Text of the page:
Editorial: Fair Game in ASG Elections
With the final day of the election for the new members of the Associated Students’ Government at hand, there are two questions that should come to the minds of every student on campus who is taking an active interest in the election.
Which ticket is the most qualified to serve our student body, and who truly has the best interests of the student body in mind?
These are important questions because of the experience some candidates have with ASG, as well as a lack of experience for one ticket.
Does the fact that ticket one, David Fresquez and his running mate Allan Chacon, has no prior involvement with ASG, aside from attending meetings here and there, and little knowledge of the parliamentary procedures associated with the positions mean that they are not qualified candidates?
Does the fact that tickets two and three, Victoria Watson and running mate Angelina Perez and Amanda Cristelli and running mate Nathan Pesch, who are knowledgeable of the parliamentary procedures, mean they are more qualified. And just because they are more knowledgeable about the procedures of ASG, does that mean they truly have the best interests of the student body at heart?
These are incredibly important questions to consider.
Some people may argue that ticket three, Cristelli and running mate Pesch, may be a shoe-in because of their current involvement with ASG. Cristelli, who is currently serving as vice-president for finance and administration, and Pesch, who served as chief justice until he resided on Feb. 5, both have extensive knowledge of the inner-workings of the students’ government.
The argument some people may make is that they may be more likely to win the election because it would be an easy transition for the pair, and they are already knowledgeable of the positions they are running for. Also, if enough students do not take an active interest in the future of ASG, it is possible that the students’ government may elect the pair because they are currently involved.
However, the argument could also be made for ticket two, Watson and running mate Perez, because they were also associated with ASG in a way. While Watson never held office, she has gone before the senate as a club member, and therefore, has some knowledge of how procedures are run and followed through. Perez, a former senator, also has some base-line knowledge to assist her partner.
So what does this mean for ticket one?
While Fresquez and Chacon have no prior experience with ASG, they have become harsh competition for each of the other candidates.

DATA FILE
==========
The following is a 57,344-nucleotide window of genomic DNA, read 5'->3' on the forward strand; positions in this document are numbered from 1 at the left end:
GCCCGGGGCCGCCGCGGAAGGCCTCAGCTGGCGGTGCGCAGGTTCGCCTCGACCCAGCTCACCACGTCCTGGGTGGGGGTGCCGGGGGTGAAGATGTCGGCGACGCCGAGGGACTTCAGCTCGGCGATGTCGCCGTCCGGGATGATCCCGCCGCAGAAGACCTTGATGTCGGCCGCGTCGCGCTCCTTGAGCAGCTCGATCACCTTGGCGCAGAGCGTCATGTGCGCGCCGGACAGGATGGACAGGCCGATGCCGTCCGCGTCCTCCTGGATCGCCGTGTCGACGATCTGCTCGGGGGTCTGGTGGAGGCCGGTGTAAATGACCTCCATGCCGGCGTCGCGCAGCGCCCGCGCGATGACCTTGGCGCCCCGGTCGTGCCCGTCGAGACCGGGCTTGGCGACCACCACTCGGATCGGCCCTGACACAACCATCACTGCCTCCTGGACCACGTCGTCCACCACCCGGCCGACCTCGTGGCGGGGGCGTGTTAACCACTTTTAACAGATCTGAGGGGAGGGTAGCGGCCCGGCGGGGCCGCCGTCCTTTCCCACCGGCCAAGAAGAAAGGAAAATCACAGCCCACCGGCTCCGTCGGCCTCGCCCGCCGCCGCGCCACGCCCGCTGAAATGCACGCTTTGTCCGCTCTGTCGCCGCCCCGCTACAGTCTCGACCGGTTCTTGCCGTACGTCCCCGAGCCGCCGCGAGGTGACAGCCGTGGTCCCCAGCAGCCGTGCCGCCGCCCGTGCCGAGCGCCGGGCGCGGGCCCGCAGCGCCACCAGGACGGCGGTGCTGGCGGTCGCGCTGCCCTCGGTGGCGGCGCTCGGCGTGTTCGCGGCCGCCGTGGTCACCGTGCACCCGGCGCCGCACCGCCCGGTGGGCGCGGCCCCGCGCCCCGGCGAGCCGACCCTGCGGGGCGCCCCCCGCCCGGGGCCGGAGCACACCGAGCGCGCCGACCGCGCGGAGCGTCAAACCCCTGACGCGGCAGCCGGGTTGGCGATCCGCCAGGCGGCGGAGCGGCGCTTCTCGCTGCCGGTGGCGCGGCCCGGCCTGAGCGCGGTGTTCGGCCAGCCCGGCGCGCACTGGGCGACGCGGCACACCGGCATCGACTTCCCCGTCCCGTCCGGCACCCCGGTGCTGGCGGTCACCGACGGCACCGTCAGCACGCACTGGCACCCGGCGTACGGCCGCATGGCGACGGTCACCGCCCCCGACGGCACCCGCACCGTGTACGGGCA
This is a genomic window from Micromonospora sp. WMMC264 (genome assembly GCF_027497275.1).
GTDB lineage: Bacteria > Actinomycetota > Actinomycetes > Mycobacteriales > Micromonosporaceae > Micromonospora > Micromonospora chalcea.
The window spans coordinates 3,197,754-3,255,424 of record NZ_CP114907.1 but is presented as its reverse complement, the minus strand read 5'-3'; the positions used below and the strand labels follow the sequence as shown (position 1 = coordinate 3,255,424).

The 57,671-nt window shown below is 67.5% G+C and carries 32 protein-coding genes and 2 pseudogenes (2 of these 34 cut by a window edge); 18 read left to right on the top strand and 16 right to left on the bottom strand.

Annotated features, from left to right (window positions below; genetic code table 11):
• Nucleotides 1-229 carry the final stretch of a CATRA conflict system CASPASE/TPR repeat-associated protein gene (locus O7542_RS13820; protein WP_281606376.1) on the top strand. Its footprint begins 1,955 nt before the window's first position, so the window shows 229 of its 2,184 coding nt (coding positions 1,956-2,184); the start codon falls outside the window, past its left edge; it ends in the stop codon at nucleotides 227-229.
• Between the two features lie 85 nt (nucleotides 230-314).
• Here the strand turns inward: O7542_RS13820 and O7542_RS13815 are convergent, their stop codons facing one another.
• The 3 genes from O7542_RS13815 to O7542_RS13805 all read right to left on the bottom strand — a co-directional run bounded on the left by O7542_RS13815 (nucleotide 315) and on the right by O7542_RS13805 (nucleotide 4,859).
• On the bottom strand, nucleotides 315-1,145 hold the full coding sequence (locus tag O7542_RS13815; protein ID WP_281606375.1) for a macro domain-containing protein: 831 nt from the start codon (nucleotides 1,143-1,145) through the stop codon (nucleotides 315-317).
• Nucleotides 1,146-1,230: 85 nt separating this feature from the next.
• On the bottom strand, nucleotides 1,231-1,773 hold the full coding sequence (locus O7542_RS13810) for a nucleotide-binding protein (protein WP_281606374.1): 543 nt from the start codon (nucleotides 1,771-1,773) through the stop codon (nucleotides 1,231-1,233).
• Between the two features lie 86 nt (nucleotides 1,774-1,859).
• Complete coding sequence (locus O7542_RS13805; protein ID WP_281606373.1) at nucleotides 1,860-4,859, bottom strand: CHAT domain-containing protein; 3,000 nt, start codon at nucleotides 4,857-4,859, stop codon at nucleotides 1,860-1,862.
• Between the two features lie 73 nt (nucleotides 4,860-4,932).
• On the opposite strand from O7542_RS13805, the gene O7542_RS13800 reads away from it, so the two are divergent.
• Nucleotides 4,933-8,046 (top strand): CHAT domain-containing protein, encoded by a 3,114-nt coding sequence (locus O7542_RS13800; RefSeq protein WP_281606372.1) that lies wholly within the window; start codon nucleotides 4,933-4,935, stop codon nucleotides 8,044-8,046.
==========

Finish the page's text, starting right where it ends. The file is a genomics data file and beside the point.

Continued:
Fresquez and Chacon have been fiercely racking up votes with an interesting campaign strategy. Travelling the campus with personal computers, the pair has been urging students to vote. Both say they are not trying to make students vote for themselves in particular, but to vote and have an active part in the elections in general.
Is this creative campaign strategy going to level the playing field for these candidates, or are they coercing votes to gain an unfair advantage over their competition?
With that in mind, it is difficult to weed out the best candidate.
On one hand we have ticket three which has two students in current positions in ASG, who have extensive knowledge of the positions and whom everyone could possibly argue is most likely to be the winners.
On the other hand, we have ticket one, which has students who have never held ASG positions, and have limited knowledge of the positions they are running for, but they have an incredibly unique campaign strategy that could possibly give them the win.
And somewhere in between is ticket two, which has baseline knowledge of the inner-workings of ASG, but they may not be aggressive enough as ticket one, or experienced enough as ticket three. Hopefully, they can avoid being lost in the election shuffle.
This race is becoming much more heated than ever expected. It is a tough call to make as to whether or not one candidate is more qualified than the other.
Ticket one’s competitive spirit is an admirable quality, but it is a concern that they do not know enough about ASG in general to represent the student body well. And it is comforting to know that tickets two and three have a knowledgeable background in ASG to lead the student body in the right direction, but there is a cause for concern that they may not fully consider the best interests of the student body as a whole.
As students, we need to use our voices to give the win to the most qualified candidates, and to the candidates who, through their campaigns, have proven that they have the best interests of the student body at heart.